Norwegian Elkhound Breed Summary
Energetic, Affectionate, Loyal, Protective and Playful
These dogs are a very sturdy and solid looking breed and were originally bred to hunt Elk in the northern regions of Norway. They belong to the Spitz family of dogs and have the pricked ears and tight curly tails associated with the breed. In Norway, they remain a highly prized breed for both their stamina and fantastic hunting skills.
Unfortunately, they are not as well known here in the UK, but are slowly starting to rise in popularity mainly due to their lovely appearance and gentle nature. They are best suited to hoomans who already have specific knowledge and experience with the breed.
Fun Fact: The breed has been around as far back as 5,000 BC!
|Kennel Club Group||Hound|
|Lifespan||12 - 15 Years|
|Height (at the withers)||Males and Females 49cm - 52cm|
|Weight||Males and Females 22kg - 25kg|
|Coat||Coats are Very Profuse and Close Lying. They Topcoat is Corse and the Undercoat is Softer and Dense with a Woolly Texture|
|Colour||Grey, Grey & Black, Wolf Grey|
|Eye colour||Dark Brown|
|Common health issues||Hip dysplasia, Progressive retinal atrophy (PRA), Renal dysplasia, Patellar luxation, Fanconi syndrome, Von Willebrand’s disease Type II, Early retinal degeneration (ERD), Intracutaneous cornifying epithelioma, Hot spots, Sebaceous cysts, Hypothyroidism|
|Other Names||Elkhound, Norwegian Moose Dog, Small Grey Elk Dog, Gray Norwegian Elkhound, Norsk Elghund, Grå Norsk Elghund|
These guys are known for their very high levels of energy. For this reason, they need to be kept by a family that already lead a very active lifestyle that Elkhounds can easily slot into. They absolutely love hoomans and thrive in a family environment, making them extremely sociable and happy dogs! The breed can sometimes seem very over-protective of their families, so it is important that they are socialised from a young age to try and tone down this trait. They need to know their place in the pack otherwise they will take on the role of Alpha Male, making them fairly difficult to live with! Because of their love of people, they don't like to be left alone for too long as this can lead to them developing separation anxiety and becoming destructive and depressed. For this reason, they need someone to be with them for most of the day.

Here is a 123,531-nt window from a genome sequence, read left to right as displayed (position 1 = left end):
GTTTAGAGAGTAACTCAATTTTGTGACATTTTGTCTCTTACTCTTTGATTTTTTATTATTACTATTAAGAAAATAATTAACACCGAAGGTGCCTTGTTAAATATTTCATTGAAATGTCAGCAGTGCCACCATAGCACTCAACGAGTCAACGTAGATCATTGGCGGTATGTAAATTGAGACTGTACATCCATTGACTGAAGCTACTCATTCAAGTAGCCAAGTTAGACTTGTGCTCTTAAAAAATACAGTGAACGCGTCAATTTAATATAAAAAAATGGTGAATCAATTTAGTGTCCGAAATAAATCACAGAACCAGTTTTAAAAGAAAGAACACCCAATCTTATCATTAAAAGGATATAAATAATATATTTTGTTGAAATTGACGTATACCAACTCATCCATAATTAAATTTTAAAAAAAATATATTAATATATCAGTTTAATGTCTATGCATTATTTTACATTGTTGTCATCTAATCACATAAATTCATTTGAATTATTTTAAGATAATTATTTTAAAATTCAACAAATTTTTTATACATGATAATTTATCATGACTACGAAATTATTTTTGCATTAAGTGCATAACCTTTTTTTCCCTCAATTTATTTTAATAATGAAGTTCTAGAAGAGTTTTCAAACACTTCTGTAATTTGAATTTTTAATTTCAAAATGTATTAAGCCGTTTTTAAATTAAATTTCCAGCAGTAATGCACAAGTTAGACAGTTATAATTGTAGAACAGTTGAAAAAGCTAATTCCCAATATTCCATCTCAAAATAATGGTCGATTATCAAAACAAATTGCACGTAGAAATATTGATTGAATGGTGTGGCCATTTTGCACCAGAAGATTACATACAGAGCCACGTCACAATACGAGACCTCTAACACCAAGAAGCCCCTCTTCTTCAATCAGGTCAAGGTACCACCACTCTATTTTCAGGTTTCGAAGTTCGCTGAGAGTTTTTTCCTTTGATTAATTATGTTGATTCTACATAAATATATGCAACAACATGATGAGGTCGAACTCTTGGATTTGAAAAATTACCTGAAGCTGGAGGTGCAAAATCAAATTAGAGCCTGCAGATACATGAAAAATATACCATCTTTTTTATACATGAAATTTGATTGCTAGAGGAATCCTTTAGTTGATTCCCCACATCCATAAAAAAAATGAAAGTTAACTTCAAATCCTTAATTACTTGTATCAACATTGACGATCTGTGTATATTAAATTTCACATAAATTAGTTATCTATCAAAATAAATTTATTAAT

Norwegian Elkhounds are an extremely ancient breed, it's thought that remains of similar dogs have been found that date back to the Stone Ages! It's believed that they first originated in the northern regions of Scandinavia and were bred to hunt and guard livestock whilst living alongside Vikings! Additionally, these guys are extremely skilled at hunting and are able to track down their prey over very large distances. They were also just as adequate at hunting through the night, which led to them being highly-prized by their owners. It was during the mid 1800's that they became most highly regarded, during the Wolf Period whereby many hoomans and their livestock were attacked by Wolves. Elkhounds were used as valuable guard dogs, donning spiked colours made of iron as extra protection against the predators. There are two varieties of the breed; Bandhunds and Loshunds. Bandhunds track scents whilst being held on a lead by the hunters, whereas Loshunds go ahead of the hunters to catch prey. They first went on display in England around the late 19th century but are fairly rare outside of their native country. Anyone wanting to share their home with one of these fluffy guys would need to be put on a waiting list.